There are many ways to go about soloing over chord changes, but it essentially comes down to outlining the chords in the progression to highlight the changes. In this lesson we’ll take a look at some simple options for playing over chord changes that work in a writing setting as well as for improvisation.
Understanding the Chord Progression
Before getting into what to play over a chord progression, you first need to understand the progression itself. To start, list out all the chords in the progression and determine the key.
Are all the chords in the progression diatonic? Are there any key changes? Knowing this information will help determine the options you have for playing over the progression.
If the chord progression is diatonic, using the parent scale to solo over all chords is an option. If, however, the progression contains chords not in the key, you’ll likely have to consider other options when playing over those chords. Likewise, if there are any key changes in the progression you’ll need to consider that as well as the tonal center of the progression will have changed.
Finding the Chord Tones
Regardless of what approach you take, be it using a single scale over the whole progression or taking a more chordal approach and playing the changes, you’ll need to determine the chord tones contained in the progression. The chord tones are just that, the notes that make up each chord in the progression. These will serve as target notes, or notes to emphasize, while soloing. Targeting the chord tones keeps the solo connected to the backing music.
If you know the CAGED system, then finding the chord tones will be simple as you should understand the relationship between scale shapes and the CAGED chord shapes and triads. This will allow you to easily identify the chord tones within the chosen scale.
If you’re not familiar with this, I recommend picking up Guitar Essentials: Foundational Fretboard Navigation to get up to speed.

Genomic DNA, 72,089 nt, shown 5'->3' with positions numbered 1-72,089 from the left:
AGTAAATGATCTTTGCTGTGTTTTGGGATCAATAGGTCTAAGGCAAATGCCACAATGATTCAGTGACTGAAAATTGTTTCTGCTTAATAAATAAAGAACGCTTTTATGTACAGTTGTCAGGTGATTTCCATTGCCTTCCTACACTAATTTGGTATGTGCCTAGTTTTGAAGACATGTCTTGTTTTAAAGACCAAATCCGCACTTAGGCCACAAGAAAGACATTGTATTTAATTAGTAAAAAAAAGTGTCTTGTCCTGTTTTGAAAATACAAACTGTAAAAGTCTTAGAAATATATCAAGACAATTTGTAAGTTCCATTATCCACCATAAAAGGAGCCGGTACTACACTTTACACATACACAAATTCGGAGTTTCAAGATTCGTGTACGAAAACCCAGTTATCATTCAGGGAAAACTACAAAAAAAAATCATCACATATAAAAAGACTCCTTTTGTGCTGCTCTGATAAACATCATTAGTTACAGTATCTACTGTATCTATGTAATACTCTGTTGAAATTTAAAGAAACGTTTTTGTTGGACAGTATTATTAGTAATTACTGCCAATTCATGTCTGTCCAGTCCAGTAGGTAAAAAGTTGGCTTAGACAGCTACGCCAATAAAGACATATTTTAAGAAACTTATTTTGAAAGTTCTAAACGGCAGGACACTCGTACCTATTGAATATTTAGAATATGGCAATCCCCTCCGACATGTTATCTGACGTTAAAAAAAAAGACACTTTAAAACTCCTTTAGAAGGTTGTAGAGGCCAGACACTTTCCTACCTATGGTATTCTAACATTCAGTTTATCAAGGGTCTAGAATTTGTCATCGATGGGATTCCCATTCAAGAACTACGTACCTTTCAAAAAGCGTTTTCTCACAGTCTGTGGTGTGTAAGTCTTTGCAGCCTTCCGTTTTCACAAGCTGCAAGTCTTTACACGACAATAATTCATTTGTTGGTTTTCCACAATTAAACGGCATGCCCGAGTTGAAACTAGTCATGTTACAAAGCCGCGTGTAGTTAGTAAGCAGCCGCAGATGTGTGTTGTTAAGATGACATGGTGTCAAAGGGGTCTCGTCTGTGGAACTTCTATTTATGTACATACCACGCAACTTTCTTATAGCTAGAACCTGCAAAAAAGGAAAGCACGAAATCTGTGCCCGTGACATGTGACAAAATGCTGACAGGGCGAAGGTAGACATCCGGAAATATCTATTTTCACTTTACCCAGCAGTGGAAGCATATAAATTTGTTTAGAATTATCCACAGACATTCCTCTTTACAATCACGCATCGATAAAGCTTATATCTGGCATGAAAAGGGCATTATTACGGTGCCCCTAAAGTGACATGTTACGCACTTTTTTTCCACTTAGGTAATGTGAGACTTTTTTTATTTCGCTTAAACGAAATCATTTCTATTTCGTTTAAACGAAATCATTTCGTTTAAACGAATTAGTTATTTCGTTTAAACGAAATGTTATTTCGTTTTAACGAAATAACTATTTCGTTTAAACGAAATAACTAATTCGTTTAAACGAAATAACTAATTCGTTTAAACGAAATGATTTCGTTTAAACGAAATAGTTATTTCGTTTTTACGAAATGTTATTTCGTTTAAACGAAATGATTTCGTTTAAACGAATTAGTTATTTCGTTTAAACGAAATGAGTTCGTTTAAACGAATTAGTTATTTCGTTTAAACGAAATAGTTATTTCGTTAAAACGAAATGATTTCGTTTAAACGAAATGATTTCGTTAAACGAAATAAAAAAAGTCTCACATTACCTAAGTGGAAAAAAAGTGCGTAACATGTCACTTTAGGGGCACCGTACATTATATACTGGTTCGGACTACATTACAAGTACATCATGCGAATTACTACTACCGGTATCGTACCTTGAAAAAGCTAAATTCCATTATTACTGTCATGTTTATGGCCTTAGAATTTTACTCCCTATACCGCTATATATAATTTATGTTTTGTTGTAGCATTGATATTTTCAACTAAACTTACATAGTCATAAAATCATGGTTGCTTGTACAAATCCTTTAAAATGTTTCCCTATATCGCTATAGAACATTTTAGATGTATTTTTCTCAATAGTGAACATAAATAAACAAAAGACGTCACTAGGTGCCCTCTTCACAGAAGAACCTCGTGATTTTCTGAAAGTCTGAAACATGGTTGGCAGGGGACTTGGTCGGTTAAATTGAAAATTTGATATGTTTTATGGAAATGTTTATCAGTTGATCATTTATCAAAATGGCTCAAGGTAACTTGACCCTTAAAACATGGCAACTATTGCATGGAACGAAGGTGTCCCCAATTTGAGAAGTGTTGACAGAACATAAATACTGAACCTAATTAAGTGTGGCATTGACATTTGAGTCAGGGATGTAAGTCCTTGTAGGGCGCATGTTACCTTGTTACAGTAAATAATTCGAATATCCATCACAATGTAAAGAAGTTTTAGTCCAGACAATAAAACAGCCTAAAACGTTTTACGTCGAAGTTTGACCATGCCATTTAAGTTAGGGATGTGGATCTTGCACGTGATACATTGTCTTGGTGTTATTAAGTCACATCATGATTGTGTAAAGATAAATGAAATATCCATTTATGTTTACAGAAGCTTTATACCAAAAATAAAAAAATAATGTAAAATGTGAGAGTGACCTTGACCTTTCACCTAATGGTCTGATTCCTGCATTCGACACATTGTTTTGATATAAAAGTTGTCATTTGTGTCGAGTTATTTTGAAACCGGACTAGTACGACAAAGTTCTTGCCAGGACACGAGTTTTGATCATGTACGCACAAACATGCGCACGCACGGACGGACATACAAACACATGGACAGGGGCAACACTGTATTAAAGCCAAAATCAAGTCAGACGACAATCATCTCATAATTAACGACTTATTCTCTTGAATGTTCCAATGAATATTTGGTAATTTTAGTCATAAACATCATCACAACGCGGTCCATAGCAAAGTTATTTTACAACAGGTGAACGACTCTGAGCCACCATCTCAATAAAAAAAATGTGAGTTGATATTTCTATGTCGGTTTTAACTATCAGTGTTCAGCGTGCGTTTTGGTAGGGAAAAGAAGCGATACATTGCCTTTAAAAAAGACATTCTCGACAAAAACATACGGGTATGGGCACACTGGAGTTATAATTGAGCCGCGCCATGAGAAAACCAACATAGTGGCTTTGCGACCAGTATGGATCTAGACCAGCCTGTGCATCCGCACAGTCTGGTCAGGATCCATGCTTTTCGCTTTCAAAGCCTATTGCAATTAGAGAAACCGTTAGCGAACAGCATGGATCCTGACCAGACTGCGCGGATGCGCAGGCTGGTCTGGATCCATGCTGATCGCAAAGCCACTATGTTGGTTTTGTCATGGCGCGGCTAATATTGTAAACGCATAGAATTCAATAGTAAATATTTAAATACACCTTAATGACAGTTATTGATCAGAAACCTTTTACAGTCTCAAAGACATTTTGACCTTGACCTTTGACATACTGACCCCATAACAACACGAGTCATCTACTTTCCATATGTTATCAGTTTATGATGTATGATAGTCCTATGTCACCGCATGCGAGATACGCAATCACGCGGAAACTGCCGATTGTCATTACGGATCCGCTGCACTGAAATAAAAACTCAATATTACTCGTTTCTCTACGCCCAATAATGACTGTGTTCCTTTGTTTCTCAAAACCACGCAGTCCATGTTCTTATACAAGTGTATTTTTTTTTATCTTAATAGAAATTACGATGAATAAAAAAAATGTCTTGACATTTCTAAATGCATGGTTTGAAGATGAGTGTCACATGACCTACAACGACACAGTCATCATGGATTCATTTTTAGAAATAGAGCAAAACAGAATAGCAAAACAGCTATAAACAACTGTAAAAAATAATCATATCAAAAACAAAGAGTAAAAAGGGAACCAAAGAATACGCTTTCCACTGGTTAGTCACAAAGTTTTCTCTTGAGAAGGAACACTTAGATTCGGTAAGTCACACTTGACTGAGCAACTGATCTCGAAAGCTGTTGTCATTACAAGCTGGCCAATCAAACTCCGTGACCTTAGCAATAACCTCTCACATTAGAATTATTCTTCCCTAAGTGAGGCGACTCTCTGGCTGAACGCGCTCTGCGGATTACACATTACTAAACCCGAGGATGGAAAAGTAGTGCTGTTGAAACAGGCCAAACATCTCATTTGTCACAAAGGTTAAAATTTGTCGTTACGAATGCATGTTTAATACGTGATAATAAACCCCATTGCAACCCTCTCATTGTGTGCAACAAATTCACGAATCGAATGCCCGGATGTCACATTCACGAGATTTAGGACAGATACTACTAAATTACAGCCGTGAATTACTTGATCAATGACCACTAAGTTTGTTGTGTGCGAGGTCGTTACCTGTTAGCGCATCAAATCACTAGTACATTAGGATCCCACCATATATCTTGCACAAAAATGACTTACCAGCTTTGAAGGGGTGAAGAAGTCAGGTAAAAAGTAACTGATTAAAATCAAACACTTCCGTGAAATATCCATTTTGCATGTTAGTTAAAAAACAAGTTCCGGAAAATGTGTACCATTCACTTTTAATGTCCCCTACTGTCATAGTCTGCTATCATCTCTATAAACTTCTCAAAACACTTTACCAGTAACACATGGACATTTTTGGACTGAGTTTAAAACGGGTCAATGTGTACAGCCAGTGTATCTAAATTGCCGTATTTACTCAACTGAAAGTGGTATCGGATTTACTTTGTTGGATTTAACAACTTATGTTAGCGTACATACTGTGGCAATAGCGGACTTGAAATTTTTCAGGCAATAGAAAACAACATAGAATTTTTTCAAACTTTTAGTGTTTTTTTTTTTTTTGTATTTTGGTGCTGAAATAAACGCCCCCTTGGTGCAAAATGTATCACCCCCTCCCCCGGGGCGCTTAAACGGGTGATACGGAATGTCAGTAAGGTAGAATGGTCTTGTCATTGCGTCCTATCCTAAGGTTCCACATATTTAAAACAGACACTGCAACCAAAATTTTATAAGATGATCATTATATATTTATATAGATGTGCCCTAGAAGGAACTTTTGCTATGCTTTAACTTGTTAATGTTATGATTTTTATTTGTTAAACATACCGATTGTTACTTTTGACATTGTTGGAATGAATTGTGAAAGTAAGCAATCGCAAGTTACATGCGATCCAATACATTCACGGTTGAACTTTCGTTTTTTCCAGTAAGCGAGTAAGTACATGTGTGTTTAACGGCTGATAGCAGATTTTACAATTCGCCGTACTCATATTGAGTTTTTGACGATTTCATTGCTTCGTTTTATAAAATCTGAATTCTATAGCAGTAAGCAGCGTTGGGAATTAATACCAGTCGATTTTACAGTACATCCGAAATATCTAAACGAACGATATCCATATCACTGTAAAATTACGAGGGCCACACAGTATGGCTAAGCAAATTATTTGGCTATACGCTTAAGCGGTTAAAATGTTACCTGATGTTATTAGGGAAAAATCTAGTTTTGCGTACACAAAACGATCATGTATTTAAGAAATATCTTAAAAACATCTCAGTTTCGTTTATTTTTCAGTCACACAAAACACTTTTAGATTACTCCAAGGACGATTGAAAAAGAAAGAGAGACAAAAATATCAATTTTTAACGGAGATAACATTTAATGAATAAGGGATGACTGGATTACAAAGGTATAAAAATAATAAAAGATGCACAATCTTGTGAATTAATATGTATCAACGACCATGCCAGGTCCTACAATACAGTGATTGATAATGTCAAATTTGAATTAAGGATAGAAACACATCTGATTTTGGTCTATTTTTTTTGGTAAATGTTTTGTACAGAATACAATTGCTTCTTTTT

Soloing Options Over Chord Progressions
There are many ways to approach playing over progressions, so let’s take a look at a few common options.
Using a Single Scale
If the chord progression is diatonic you have the option of using the key scale to play over each chord. For instance, if you’re playing over a G major to A minor chord progression (I – ii in the key of G), you can use the G major scale to play over both chords. Let’s take a look at why this works.
Notice that all of the chord tones for both chords are found in the G major scale, which means you can effectively target these notes using just the G major scale.
In the example below we’re using positions 5 and 1 of the G major scale to play over the G – Am progression. Pay close attention to the tab to see how the chord tones are targeted.
Using the G major scale works fine in this situation, but you have to be a bit careful to make sure you’re not landing on any sour notes. To avoid this and make it a bit easier to play over this progression, you can try utilizing the G major pentatonic instead.
Soloing Over Chord Changes with the Pentatonic Scale
In many cases, using a single pentatonic scale will work just fine over a diatonic chord progression. If you haven’t read the Yellow Ledbetter lesson, I recommend checking it out to see how Mike McCready solos over a I-V-IV-I chord progression using just the E major pentatonic scale.
Let’s take a look at how the G major pentatonic works over the same G-Am chord progression from above, starting with looking at the chord tones available to use from within the G major pentatonic scale.
Notice the G major pentatonic is missing the minor 3rd (C) of the Am chord, so we can’t target this note using the G major pentatonic scale alone, so we’ll have to adjust our lick from the previous example. In this example we’re using positions 5 and 1 of the G major pentatonic scale.